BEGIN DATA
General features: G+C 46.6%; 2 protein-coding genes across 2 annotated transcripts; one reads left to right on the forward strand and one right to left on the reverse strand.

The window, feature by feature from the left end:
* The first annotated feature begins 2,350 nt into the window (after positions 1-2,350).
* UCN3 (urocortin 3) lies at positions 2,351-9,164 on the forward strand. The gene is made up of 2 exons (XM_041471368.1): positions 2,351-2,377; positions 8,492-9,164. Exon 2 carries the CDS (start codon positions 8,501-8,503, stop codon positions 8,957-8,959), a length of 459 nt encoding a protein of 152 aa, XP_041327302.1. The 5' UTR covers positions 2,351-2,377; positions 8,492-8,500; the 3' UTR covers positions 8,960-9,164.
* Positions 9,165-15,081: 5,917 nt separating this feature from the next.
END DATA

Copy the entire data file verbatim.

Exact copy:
General features: G+C 46.6%; 2 protein-coding genes across 2 annotated transcripts; one reads left to right on the forward strand and one right to left on the reverse strand.

The window, feature by feature from the left end:
* The first annotated feature begins 2,350 nt into the window (after positions 1-2,350).
* UCN3 (urocortin 3) lies at positions 2,351-9,164 on the forward strand. The gene is made up of 2 exons (XM_041471368.1): positions 2,351-2,377; positions 8,492-9,164. Exon 2 carries the CDS (start codon positions 8,501-8,503, stop codon positions 8,957-8,959), a length of 459 nt encoding a protein of 152 aa, XP_041327302.1. The 5' UTR covers positions 2,351-2,377; positions 8,492-8,500; the 3' UTR covers positions 8,960-9,164.
* Positions 9,165-15,081: 5,917 nt separating this feature from the next.